Look no further than a Roll-O-Matic Curtain – now available from Summit Livestock Facilities.
Summit Livestock Facilities just announced that they have been appointed as an authorized distributor of high quality rubber mat products for EasyFix Rubber Products (Agri & Industrial Rubber Limited).
Dr. Ron Gill, Ph.D Professor and Extension Livestock Specialist at Texas A&M, has authored a new paper exclusively for Summit Livestock Facilities. The new information provides producers insight to the subtle but very important differences in achieving Low Stress Cattle Handling in confinement feeding operations such as a monoslope beef barn.
Duane Riddle of Rochester, Indiana, explains the importance of airflow ventilation in a cattle feeding facility and why he chose a monoslope beef barn design for his cattle backgrounding and beef cattle growing operation.
Larry O'Hern of Vermont, Illinois explains how the rubber slats over pit design of his monoslope beef barn has increased operating efficiency and productivity, improved animal health, improved feed efficiency, rate of gain and overall cattle performance.
6 Critical Factors That Will Impact Your Decision
We all know cattle need food water fresh air and sunshine – especially in the winter. A recent article by Rory Lewandowski, OSU Extension Agriculture and Natural Resources Educator, highlights the biology behind the truth nearly every feedlot operator knows – cattle fed indoors and kept dryer produce far more profit potential than cattle subjected to winter stress in cold wet outdoor lots.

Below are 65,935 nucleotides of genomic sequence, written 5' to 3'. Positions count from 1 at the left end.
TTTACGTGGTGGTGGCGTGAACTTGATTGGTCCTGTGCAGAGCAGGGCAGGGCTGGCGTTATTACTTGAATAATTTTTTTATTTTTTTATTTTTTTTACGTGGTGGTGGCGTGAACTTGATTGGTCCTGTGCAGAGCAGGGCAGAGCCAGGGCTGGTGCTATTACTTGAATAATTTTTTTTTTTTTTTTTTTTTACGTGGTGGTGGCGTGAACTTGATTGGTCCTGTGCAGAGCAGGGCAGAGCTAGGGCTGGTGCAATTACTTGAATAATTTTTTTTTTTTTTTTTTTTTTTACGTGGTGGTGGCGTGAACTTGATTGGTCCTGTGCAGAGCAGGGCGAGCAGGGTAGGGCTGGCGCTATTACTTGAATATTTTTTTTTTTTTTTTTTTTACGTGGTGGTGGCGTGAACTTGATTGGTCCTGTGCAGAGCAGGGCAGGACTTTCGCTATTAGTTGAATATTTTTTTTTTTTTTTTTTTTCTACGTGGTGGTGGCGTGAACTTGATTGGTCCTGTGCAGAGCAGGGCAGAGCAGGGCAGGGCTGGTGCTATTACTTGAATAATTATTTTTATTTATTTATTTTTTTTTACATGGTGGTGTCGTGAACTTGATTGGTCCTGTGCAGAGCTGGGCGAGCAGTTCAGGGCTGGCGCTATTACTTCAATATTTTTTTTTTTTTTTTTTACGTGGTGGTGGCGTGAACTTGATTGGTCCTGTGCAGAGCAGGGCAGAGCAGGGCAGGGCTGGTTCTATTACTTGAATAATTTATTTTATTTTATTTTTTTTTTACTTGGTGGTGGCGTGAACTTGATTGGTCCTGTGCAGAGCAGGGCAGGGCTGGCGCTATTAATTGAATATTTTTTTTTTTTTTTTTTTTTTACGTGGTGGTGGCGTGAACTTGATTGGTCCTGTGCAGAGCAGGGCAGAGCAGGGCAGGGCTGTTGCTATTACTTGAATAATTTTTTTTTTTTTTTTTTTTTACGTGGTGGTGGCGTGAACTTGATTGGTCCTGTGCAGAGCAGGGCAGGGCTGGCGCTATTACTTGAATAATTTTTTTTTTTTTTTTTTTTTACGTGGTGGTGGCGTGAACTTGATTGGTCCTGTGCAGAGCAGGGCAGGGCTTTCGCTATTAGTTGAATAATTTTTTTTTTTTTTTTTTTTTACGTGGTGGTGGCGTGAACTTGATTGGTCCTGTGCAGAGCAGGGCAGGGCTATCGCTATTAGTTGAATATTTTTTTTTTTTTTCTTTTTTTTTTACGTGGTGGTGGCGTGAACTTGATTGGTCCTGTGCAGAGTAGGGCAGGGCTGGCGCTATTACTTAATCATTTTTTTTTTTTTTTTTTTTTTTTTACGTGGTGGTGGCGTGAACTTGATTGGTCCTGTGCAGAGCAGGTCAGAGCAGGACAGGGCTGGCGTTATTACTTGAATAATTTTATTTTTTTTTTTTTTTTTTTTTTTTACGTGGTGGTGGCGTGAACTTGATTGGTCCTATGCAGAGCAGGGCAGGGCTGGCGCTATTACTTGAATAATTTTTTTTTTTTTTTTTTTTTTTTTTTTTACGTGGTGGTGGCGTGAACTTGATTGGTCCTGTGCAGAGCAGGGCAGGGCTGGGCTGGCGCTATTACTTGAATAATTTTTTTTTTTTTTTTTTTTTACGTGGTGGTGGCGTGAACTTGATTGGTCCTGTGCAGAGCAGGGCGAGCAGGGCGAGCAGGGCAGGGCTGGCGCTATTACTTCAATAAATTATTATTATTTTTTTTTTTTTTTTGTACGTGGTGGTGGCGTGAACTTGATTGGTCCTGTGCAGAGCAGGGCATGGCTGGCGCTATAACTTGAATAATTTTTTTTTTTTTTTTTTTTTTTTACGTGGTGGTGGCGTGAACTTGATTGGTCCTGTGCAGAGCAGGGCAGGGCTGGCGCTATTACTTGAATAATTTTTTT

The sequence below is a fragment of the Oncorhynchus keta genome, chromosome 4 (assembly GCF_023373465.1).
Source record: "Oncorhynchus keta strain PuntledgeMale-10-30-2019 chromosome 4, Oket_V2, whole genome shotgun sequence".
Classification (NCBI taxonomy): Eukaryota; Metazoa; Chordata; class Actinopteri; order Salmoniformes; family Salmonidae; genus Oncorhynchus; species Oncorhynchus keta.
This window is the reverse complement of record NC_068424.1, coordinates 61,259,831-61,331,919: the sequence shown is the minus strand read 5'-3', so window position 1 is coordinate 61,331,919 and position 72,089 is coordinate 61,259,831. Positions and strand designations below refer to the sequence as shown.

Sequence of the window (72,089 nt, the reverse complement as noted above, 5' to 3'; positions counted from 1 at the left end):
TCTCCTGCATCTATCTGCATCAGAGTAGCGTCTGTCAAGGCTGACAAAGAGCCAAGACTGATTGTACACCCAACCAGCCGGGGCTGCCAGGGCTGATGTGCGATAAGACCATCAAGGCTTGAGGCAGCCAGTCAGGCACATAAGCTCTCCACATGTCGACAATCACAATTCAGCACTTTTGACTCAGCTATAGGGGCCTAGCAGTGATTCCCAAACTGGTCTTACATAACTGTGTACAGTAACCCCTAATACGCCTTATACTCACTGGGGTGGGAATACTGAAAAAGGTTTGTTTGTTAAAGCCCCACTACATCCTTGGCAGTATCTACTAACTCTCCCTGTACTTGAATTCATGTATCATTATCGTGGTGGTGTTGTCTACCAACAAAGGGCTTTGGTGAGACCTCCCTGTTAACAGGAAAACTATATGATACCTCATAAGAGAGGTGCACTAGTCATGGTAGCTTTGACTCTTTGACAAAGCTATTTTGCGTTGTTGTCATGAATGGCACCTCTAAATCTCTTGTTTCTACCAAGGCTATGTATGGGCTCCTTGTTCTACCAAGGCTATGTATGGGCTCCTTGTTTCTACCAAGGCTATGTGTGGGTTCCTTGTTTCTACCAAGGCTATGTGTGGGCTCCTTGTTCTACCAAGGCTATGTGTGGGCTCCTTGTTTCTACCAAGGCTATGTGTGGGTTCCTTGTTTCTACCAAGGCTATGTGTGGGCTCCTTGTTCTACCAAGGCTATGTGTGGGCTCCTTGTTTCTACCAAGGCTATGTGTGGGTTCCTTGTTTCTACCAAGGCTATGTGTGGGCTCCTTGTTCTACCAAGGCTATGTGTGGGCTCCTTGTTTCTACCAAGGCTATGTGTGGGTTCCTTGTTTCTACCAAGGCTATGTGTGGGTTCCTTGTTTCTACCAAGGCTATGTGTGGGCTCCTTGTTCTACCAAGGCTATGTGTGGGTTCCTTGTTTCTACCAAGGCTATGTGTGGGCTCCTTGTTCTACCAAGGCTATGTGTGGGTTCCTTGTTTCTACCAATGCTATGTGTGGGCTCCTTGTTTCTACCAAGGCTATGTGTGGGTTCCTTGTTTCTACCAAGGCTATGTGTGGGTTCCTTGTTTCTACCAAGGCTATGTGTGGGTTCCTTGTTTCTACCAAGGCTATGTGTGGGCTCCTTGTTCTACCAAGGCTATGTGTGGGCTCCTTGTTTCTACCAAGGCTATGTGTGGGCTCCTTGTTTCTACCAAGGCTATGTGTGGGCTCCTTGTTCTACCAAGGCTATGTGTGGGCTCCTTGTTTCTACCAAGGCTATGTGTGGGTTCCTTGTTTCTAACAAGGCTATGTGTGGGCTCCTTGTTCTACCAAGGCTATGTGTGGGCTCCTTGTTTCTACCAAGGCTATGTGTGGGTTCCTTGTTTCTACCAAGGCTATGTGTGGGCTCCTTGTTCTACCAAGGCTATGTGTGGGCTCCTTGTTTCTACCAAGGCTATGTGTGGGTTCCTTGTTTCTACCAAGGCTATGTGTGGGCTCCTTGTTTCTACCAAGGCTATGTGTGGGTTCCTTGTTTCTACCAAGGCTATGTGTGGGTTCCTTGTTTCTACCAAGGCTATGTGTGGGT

An interview with Brent Lorimor of Farragut, Iowa, in regards to his monoslope beef barn, built by Summit Livestock Facilities. Listen to what he has to say about the overall performance of his beef barn and how it's improving his cattle comfort, health and profitability.
David Eisenmann shares his thoughts on the benefits of his monoslope beef barn. Learn a little bit about David's beef cattle feedlot operation and hear why he chose a Summit Livestock Facilities Monoslope Beef Barn.
Dan Koons, past president of the National Cattleman's Beef Association, talks about Funk Farm's monoslope cattle confinement building designed and built by Summit Livestock Facilities.
Donnie & Tamara Lawson talk about feeding cattle indoors and tell why the time is right for Indiana beef producers to look into this option.
Discover what Illinois cow/calf operators are learning about finishing cattle indoors. Todd Slykhuis shares his experience with the expansion and ROI of his operation.
I have had the pleasure of watching a true master in the art and science of low-stress cattle handling at work. Dr. Tom Noffsinger has educated his mastery of stockmanship to thousands of cattle producers over the United States.
Report reveals how beef producers may successfully feed finishing steers up to 70% of the diet dry matter without greatly compromising the outcomes.
Miles Ridgway, President of Summit Livestock Facilities a DBA and brand of FBi Buildings Inc., has announced the availability of a newly published 24-page paper on Cattle Feeding Buildings in the Midwest.
The manure management and storage system employed in your confinement cattle facility will impact the project cost at the time of construction and have a lasting impact on operating efficiency as well as cattle health and cattle performance…and profitability for the life of the facility. Environmental regulations and the desire to capture the value of cattle manure have increased manure storage needs in these facilities.
No doubt you can remember some of Illinois’ worst summer seasons in years past, especially those marked by an excessive heat wave or two that caused cattle losses in the thousands.